According to the National Registry of Exonerations, over 2,300 people shave been exonerated for a wrongful conviction. This number only includes cases that have been overturned since 1989 and does not include the innocent individuals still behind bars. A step in the process of overturning a conviction is a post-conviction writ of habeas corpus. This legal document allows an individual behind bars the opportunity to stand in front of a judge and argue their unjust confinement. The writs process is complicated and should not be done without the guidance of an attorney. The Gonzalez Law Group has over 70 years of collective experience assisting clients with post case issues. The criminal defense department at our firm will exhaust all its resources to ensure the best possible outcome is achieved for your situation.
Do not delay. Post-conviction writs should be filed as soon as possible following a criminal conviction. Call (832) 530-4070 to schedule a free case consultation or submit your information in the online contact form. The Gonzalez Law Group has over 70 years of collective experience assisting clients with post case issues in communities across Harris County including Houston, Pearland, Pasadena, Channel View, and many others.
A post-conviction writ of habeas corpus is a method of attacking a conviction when the appeals process has failed. The petition directs law enforcement officials with custody of an individual to appear in court to determine if they have been lawfully confined.
A petition for writ of habeas corpus can be filed when an accused has been denied their fundamental rights granted by the United States Constitution. Typically, the grounds for a writ application include ineffective assistance of legal counsel, misconduct by prosecutors or new evidence that establishes innocence.
A post-conviction writ is also used to protect citizens from illegal confinement. Along with time behind bars, illegal confinement comes in numerous other forms such as:
- Holding without charges
- Denial of due process
- Excessive bail
- Probation is terminated without cause
- Improper surrender by a bail bondsman
It is important to move quickly if you are considering a writ of habeas corpus. The application can be filed at any time, but if you wait too long after a conviction is final, the court might dismiss your application under the laches doctrine (a legal doctrine that means you should have complained earlier.)
When you are filing for a post-conviction writ, certain things need to be mentioned in the application. Article 11.14 of the Texas Code of Criminal Procedures provides an application of habeas corpus must state the following:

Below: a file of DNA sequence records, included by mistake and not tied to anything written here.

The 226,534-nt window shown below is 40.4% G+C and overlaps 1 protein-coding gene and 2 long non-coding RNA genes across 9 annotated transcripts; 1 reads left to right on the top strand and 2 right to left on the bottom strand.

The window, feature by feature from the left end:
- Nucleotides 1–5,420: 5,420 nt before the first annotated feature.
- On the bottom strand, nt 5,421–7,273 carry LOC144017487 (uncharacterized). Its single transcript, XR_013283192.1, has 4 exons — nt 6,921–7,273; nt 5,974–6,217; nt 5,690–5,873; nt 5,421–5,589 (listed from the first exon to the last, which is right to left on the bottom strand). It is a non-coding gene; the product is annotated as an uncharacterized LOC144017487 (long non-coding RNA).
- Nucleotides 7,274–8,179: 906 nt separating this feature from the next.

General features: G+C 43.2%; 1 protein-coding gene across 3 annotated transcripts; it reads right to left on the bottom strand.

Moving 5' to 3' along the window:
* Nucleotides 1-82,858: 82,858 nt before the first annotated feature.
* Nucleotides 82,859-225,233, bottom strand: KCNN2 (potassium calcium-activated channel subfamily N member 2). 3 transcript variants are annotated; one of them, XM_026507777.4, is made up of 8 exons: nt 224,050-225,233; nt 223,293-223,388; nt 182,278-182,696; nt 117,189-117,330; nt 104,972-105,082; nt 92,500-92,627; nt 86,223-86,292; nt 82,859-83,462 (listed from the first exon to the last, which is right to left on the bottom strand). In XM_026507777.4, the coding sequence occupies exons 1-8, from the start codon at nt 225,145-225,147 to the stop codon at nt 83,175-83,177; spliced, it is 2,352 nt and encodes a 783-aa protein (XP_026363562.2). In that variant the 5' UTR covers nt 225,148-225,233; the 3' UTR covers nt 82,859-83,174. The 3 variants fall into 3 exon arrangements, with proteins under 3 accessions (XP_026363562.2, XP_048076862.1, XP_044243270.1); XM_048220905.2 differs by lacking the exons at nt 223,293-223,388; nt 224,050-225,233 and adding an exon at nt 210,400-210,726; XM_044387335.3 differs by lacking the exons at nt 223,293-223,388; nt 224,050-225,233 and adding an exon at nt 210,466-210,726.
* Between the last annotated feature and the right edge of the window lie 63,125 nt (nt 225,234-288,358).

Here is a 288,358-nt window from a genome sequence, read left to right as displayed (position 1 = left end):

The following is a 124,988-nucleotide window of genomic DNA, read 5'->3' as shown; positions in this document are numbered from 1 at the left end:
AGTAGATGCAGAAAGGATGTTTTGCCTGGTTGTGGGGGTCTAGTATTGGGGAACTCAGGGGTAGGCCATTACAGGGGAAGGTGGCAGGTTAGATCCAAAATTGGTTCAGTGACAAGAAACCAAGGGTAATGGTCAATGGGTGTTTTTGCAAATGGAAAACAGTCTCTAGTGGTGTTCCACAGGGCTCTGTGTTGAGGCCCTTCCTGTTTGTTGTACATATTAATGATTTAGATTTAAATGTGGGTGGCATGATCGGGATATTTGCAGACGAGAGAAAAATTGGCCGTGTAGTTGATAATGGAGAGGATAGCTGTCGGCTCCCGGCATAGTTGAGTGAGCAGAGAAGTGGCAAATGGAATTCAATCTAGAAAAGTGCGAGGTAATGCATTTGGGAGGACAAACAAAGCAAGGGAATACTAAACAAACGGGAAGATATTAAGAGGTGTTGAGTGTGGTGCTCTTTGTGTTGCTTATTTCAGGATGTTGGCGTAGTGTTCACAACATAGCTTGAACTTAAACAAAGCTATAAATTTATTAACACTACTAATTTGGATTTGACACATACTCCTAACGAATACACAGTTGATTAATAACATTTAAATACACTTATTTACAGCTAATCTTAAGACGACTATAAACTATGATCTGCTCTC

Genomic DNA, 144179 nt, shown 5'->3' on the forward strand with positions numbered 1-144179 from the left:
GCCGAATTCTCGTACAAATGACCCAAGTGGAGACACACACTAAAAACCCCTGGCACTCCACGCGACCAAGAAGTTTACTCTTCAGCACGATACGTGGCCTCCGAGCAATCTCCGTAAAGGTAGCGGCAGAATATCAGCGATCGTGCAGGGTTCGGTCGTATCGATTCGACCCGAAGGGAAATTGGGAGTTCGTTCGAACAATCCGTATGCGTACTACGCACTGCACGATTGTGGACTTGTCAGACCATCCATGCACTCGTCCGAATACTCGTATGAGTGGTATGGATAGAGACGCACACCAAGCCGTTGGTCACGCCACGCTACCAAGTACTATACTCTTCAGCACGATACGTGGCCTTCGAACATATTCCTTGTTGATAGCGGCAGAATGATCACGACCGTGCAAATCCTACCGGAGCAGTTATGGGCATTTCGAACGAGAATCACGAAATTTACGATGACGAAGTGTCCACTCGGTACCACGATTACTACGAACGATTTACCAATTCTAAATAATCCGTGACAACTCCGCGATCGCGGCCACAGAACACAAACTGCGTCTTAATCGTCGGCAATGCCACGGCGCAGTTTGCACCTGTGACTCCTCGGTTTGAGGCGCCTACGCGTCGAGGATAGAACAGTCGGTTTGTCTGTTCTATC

- The name of the person(s) who illegally restrained the person benefiting from the petition. If the name is unknown, a description of the person(s) will suffice.
- When the party is restrained or confined by virtue of any writ, order or process, copies shall be included in the application, or it should be stated copies cannot be obtained.
- If the confinement or restraint is not by virtue of any writ, order or process, the application may state the benefiting party is illegally confined or restrained against their liberty.
- There must be a prayer in the application
- An oath must be made that the allegations in the petition are true
A writ of habeas corpus is not a get out of jail free card. All the application does is bring you from confinement and in front of a judge. You will then be allowed to argue your case and seek relief from the court.
It is important to consult with an attorney if you plan to file an application for writ of habeas corpus. Texas law generally allows an individual to apply for habeas corpus relief once and will bar them from applying later in the future. Because of this, it is critical an attorney meticulously reviews the application.
Habeas Corpus | Texas Code of Criminal Procedure– Follow this link to read the full chapter that governs post-conviction writs in Texas. You can learn about the procedure after a conviction, procedures for cases that involve the death penalty and the obligations of the county. The chapter can be read on the Texas Constitution and Statutes website.
The National Registry of Exonerations– Find a complete list of individuals who have been exonerated in the United States since 1989. You can also gain access to information regarding race and wrongful convictions and factors that contribute to wrongful convictions. The National Registry of Exonerations is a project that sheds light on wrongful criminal convictions in the United States.
Contact a Harris County Criminal Defense Lawyer
If you or someone you know had been illegally confined, you should contact The Gonzalez Law Group. You will be burdened with proving your constitutional rights were violated, and this can be difficult to prove on your own. Every case that comes through our door is treated with vigilance, and yours is no exception. The sooner you contact The Gonzalez Law Group, the better. Call (832) 530-4070 to schedule a free consultation. We represent clients in communities across Harris County.